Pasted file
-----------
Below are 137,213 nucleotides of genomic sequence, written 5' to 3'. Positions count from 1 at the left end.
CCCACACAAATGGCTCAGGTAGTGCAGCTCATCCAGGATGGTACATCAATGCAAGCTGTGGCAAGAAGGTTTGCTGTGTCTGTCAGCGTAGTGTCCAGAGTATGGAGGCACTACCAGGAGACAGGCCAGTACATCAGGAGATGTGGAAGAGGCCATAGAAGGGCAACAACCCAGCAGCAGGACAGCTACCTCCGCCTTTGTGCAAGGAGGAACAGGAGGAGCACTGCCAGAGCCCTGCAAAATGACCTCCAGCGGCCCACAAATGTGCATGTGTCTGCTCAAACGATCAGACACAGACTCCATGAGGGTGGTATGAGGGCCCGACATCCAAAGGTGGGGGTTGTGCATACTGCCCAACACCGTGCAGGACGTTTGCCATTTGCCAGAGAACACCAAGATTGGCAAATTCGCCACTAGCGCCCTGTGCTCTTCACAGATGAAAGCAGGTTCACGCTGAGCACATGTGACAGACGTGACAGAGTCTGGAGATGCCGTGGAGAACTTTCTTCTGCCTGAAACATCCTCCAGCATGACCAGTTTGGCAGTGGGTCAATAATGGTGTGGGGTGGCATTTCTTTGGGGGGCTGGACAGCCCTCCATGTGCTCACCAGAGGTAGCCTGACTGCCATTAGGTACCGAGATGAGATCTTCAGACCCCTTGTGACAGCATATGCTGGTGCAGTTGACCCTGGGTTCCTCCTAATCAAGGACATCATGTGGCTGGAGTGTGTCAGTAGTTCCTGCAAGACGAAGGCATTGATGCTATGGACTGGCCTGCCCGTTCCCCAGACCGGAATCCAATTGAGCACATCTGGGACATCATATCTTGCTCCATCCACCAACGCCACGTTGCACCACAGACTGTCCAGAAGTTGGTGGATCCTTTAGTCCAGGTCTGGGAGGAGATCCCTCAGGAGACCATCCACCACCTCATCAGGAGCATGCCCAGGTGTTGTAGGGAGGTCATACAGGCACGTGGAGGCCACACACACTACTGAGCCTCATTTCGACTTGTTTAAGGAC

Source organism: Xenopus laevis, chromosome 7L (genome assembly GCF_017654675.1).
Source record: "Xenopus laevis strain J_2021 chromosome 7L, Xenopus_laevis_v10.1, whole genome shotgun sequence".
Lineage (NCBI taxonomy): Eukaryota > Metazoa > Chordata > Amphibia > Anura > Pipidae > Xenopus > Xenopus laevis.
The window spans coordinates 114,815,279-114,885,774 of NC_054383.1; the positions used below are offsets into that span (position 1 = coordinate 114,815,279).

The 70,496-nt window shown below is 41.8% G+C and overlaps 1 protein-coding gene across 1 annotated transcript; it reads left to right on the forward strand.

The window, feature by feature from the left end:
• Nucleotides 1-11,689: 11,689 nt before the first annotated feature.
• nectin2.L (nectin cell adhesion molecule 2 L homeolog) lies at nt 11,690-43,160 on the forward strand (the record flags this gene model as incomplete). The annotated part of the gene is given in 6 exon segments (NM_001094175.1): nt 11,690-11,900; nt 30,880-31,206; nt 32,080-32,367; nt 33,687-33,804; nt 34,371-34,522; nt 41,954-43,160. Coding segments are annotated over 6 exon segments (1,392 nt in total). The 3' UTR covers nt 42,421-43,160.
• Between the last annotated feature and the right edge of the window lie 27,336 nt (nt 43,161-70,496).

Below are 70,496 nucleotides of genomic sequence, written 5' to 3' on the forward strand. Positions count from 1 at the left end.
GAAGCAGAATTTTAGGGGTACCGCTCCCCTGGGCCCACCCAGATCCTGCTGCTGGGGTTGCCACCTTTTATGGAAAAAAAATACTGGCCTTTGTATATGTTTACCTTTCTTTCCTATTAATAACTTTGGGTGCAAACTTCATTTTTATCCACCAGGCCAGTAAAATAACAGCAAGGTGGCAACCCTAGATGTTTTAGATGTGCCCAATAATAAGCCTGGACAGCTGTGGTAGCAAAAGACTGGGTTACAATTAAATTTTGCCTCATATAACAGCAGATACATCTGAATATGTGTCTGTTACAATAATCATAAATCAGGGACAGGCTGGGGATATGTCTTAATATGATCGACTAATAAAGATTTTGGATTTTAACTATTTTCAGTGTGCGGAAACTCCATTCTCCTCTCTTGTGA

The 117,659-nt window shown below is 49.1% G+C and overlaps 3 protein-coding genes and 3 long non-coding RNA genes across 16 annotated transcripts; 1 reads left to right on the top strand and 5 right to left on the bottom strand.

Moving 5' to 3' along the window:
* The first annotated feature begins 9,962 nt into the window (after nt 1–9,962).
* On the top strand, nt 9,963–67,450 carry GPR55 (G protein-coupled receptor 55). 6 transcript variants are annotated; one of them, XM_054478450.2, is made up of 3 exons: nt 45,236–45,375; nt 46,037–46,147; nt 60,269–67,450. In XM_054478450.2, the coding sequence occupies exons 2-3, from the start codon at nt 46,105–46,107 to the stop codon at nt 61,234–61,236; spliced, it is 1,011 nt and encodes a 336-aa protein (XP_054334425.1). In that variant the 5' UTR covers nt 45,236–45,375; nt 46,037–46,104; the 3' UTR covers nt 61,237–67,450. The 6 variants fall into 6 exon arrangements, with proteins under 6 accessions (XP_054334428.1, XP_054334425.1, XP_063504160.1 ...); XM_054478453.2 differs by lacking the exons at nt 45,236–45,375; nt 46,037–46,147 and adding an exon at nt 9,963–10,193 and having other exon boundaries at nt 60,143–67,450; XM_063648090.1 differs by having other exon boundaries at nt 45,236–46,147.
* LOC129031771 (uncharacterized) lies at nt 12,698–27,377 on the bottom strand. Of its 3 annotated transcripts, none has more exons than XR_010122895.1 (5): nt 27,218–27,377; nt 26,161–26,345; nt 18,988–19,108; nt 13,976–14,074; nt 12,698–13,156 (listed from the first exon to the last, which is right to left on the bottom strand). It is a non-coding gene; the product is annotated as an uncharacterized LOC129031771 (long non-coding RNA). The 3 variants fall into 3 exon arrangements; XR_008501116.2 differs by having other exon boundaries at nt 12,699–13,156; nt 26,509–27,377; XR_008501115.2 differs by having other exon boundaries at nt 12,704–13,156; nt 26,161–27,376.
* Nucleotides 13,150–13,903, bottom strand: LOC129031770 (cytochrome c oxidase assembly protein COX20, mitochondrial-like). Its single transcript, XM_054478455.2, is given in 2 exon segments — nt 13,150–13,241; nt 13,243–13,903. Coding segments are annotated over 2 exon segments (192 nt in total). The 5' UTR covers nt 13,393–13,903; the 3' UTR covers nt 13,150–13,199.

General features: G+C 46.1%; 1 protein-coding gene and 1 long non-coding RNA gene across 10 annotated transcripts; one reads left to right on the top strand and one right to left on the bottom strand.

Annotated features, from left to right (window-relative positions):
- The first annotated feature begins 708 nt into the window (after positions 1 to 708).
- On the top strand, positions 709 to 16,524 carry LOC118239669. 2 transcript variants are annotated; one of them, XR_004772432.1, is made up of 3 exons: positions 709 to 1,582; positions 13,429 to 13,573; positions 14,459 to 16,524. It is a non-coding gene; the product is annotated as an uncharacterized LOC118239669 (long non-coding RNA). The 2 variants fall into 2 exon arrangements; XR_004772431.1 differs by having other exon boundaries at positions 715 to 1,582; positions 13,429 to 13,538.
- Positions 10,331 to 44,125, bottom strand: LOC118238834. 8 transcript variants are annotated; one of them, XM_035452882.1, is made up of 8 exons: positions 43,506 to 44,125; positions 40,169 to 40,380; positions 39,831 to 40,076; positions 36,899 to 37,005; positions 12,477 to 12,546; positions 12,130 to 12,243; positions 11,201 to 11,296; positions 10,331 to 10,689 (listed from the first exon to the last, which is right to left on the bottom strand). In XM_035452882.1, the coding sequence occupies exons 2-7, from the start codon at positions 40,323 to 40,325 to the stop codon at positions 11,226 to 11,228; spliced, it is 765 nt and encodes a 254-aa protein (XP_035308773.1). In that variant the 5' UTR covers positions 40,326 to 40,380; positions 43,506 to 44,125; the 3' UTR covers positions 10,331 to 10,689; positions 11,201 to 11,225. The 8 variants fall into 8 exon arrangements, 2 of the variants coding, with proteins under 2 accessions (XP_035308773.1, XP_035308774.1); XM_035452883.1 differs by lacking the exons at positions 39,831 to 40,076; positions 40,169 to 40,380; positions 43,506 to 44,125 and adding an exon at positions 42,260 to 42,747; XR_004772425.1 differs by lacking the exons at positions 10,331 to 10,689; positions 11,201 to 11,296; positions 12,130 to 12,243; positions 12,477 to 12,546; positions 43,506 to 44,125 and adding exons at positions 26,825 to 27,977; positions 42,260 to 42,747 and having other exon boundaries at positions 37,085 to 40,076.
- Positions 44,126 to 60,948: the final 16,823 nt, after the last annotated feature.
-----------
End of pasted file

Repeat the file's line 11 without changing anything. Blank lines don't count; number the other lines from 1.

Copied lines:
• Between the last annotated feature and the right edge of the window lie 27,336 nt (nt 43,161-70,496).